You might think that calculating intersection points is pretty trivial but there are complications in computing that you don't get in math

## 2 straight lines

If you run x=[1 2 3] y1=[ 0 1 2] y2=[2 1 0] plot(x,y1,x,y2) you'll see that the lines cross at x=2, y=1. Using maths we could
• Find eq of lines and solve x-y=1 -x+y=2
• x(y1-y2==0) - good because it can find lots of points. x=1:10 y1=4+(-1).^x y2=ones(1,10)*5 plot(x,y1,x,y2) x(y1-y2==0) prints the x values where the y values are the same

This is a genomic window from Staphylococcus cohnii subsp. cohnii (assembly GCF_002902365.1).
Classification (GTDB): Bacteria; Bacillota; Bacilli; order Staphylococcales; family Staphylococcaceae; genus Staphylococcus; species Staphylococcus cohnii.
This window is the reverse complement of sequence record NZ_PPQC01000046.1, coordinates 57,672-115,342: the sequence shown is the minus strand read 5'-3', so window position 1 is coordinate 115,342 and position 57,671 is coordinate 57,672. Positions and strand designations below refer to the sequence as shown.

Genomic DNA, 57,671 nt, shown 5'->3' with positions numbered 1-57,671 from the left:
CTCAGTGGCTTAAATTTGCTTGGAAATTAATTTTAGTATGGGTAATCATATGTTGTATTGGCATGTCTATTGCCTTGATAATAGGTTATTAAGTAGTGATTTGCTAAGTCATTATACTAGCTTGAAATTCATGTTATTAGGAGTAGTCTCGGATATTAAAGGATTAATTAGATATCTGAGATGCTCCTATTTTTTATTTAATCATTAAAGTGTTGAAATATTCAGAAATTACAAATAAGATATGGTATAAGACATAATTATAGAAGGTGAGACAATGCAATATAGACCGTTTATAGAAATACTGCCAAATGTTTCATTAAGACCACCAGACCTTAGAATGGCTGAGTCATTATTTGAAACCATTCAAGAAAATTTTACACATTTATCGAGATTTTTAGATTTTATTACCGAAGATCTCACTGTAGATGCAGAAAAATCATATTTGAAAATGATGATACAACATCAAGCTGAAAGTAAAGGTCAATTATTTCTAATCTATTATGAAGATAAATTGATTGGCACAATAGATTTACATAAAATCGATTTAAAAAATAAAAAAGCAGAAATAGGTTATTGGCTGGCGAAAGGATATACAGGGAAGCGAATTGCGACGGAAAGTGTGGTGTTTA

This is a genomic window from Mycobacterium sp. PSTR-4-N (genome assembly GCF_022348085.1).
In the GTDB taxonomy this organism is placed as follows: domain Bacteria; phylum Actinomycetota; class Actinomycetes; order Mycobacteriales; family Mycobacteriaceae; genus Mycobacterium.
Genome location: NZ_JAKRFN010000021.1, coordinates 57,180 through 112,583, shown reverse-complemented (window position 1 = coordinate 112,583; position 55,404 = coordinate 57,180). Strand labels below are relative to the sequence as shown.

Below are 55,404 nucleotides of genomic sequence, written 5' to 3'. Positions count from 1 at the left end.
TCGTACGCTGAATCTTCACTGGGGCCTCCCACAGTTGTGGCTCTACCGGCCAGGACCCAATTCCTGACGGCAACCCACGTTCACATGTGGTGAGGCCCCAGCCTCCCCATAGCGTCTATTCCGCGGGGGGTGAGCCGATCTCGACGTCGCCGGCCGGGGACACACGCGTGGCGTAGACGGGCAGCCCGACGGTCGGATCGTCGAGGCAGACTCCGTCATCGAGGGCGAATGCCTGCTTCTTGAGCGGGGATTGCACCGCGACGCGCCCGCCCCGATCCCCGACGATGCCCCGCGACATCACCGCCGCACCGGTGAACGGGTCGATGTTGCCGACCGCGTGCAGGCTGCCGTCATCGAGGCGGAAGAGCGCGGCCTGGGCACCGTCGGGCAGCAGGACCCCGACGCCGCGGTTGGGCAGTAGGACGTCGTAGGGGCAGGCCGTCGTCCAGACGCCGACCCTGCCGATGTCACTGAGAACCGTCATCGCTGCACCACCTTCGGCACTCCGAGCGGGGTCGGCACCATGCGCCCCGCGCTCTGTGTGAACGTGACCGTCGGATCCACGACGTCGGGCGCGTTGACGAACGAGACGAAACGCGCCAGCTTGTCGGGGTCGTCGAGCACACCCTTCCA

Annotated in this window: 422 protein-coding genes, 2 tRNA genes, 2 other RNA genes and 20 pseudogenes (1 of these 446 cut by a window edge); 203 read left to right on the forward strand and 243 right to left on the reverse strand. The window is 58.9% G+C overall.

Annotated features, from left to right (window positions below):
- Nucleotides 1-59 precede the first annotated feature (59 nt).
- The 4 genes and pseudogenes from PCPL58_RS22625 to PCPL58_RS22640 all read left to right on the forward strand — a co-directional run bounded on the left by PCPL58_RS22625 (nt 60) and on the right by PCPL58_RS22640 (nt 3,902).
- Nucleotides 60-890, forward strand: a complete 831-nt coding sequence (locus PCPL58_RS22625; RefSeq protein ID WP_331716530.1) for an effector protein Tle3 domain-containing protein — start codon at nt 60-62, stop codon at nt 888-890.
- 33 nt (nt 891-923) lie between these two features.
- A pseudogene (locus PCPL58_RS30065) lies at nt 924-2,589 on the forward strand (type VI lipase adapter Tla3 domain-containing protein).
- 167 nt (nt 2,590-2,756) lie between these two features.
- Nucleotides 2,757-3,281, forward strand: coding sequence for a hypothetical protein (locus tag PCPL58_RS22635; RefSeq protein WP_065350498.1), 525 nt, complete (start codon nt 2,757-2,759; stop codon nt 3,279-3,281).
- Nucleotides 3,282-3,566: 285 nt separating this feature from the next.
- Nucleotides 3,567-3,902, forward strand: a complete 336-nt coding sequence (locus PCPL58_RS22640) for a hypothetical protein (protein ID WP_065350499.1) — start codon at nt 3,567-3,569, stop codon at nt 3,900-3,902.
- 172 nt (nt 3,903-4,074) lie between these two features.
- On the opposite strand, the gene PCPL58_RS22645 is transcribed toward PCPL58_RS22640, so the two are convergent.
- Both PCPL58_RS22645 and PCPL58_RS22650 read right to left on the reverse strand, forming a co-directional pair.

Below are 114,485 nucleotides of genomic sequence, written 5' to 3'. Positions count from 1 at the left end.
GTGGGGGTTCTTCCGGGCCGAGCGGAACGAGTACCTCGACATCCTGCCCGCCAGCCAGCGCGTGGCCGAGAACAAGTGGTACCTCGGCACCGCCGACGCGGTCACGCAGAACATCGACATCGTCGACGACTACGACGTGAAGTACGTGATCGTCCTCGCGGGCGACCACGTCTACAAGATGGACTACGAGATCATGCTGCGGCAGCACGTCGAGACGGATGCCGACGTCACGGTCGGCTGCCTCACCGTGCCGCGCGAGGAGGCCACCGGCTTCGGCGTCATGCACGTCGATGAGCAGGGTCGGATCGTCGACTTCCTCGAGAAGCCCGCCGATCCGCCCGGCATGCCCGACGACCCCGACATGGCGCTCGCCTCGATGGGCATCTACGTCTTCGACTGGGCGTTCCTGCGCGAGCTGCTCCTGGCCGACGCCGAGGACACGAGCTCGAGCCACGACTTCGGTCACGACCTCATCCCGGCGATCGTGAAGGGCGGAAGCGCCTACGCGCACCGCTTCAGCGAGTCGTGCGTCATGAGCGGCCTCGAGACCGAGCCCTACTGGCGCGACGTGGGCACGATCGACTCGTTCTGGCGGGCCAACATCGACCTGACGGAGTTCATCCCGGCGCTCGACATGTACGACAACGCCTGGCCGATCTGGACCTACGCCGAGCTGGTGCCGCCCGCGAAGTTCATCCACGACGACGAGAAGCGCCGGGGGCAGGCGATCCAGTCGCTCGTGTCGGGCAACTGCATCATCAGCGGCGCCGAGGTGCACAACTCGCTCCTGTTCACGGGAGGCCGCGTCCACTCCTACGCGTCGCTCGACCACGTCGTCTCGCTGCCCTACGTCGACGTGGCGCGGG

## Problem 3: intersection not at a datapoint

x=1:10 y1=sin(x) y2=cos(x) plot(x,y1,x,y2) You'll see that the lines clearly cross twice, but they don't cross at one of the plotted points, so y1-y2 is never 0. We need to interpolate the values, but to do that we need to make assumptions about the nature of the data - should the points ... be connected by straight lines or curves? If curves, what type? In general the data's likely to come from an experiment. If the 2 sets of data don't share the same same of xcoordinates there are further complications.